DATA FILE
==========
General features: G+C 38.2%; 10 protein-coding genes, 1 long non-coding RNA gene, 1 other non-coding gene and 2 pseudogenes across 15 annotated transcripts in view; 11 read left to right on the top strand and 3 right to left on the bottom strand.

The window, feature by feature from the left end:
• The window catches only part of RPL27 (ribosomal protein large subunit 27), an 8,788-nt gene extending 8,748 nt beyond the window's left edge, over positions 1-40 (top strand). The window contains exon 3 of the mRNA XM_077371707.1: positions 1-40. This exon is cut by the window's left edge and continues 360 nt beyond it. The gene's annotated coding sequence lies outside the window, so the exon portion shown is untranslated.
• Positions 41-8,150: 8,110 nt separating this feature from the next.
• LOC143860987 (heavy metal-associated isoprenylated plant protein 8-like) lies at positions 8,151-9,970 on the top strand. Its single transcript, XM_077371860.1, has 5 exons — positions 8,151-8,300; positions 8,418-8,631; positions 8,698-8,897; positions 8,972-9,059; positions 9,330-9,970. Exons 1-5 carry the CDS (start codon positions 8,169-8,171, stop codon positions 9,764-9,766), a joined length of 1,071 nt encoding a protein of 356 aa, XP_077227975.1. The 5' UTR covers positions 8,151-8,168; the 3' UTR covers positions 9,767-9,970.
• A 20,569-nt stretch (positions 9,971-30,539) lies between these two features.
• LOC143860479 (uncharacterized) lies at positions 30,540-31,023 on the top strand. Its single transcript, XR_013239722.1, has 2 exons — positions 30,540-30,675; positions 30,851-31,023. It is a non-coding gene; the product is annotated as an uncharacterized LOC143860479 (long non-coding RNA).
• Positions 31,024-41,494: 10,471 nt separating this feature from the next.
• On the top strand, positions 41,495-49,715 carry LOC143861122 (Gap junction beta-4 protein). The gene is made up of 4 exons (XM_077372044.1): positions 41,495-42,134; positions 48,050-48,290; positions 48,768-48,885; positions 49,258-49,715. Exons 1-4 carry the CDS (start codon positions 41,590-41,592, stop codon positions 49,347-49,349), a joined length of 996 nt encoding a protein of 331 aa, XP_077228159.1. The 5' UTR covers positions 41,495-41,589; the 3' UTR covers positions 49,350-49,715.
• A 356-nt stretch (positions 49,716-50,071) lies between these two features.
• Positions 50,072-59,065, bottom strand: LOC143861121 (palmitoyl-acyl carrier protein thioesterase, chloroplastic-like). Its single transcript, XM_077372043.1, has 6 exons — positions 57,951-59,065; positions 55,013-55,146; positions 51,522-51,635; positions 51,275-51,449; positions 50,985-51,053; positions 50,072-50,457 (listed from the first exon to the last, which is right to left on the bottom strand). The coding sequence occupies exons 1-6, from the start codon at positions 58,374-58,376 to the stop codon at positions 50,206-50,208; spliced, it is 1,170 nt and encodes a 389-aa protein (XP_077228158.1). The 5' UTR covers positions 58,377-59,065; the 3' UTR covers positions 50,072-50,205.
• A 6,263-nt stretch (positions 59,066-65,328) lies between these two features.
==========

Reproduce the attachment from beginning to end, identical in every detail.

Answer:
General features: G+C 38.2%; 10 protein-coding genes, 1 long non-coding RNA gene, 1 other non-coding gene and 2 pseudogenes across 15 annotated transcripts in view; 11 read left to right on the top strand and 3 right to left on the bottom strand.

The window, feature by feature from the left end:
• The window catches only part of RPL27 (ribosomal protein large subunit 27), an 8,788-nt gene extending 8,748 nt beyond the window's left edge, over positions 1-40 (top strand). The window contains exon 3 of the mRNA XM_077371707.1: positions 1-40. This exon is cut by the window's left edge and continues 360 nt beyond it. The gene's annotated coding sequence lies outside the window, so the exon portion shown is untranslated.
• Positions 41-8,150: 8,110 nt separating this feature from the next.
• LOC143860987 (heavy metal-associated isoprenylated plant protein 8-like) lies at positions 8,151-9,970 on the top strand. Its single transcript, XM_077371860.1, has 5 exons — positions 8,151-8,300; positions 8,418-8,631; positions 8,698-8,897; positions 8,972-9,059; positions 9,330-9,970. Exons 1-5 carry the CDS (start codon positions 8,169-8,171, stop codon positions 9,764-9,766), a joined length of 1,071 nt encoding a protein of 356 aa, XP_077227975.1. The 5' UTR covers positions 8,151-8,168; the 3' UTR covers positions 9,767-9,970.
• A 20,569-nt stretch (positions 9,971-30,539) lies between these two features.
• LOC143860479 (uncharacterized) lies at positions 30,540-31,023 on the top strand. Its single transcript, XR_013239722.1, has 2 exons — positions 30,540-30,675; positions 30,851-31,023. It is a non-coding gene; the product is annotated as an uncharacterized LOC143860479 (long non-coding RNA).
• Positions 31,024-41,494: 10,471 nt separating this feature from the next.
• On the top strand, positions 41,495-49,715 carry LOC143861122 (Gap junction beta-4 protein). The gene is made up of 4 exons (XM_077372044.1): positions 41,495-42,134; positions 48,050-48,290; positions 48,768-48,885; positions 49,258-49,715. Exons 1-4 carry the CDS (start codon positions 41,590-41,592, stop codon positions 49,347-49,349), a joined length of 996 nt encoding a protein of 331 aa, XP_077228159.1. The 5' UTR covers positions 41,495-41,589; the 3' UTR covers positions 49,350-49,715.
• A 356-nt stretch (positions 49,716-50,071) lies between these two features.
• Positions 50,072-59,065, bottom strand: LOC143861121 (palmitoyl-acyl carrier protein thioesterase, chloroplastic-like). Its single transcript, XM_077372043.1, has 6 exons — positions 57,951-59,065; positions 55,013-55,146; positions 51,522-51,635; positions 51,275-51,449; positions 50,985-51,053; positions 50,072-50,457 (listed from the first exon to the last, which is right to left on the bottom strand). The coding sequence occupies exons 1-6, from the start codon at positions 58,374-58,376 to the stop codon at positions 50,206-50,208; spliced, it is 1,170 nt and encodes a 389-aa protein (XP_077228158.1). The 5' UTR covers positions 58,377-59,065; the 3' UTR covers positions 50,072-50,205.
• A 6,263-nt stretch (positions 59,066-65,328) lies between these two features.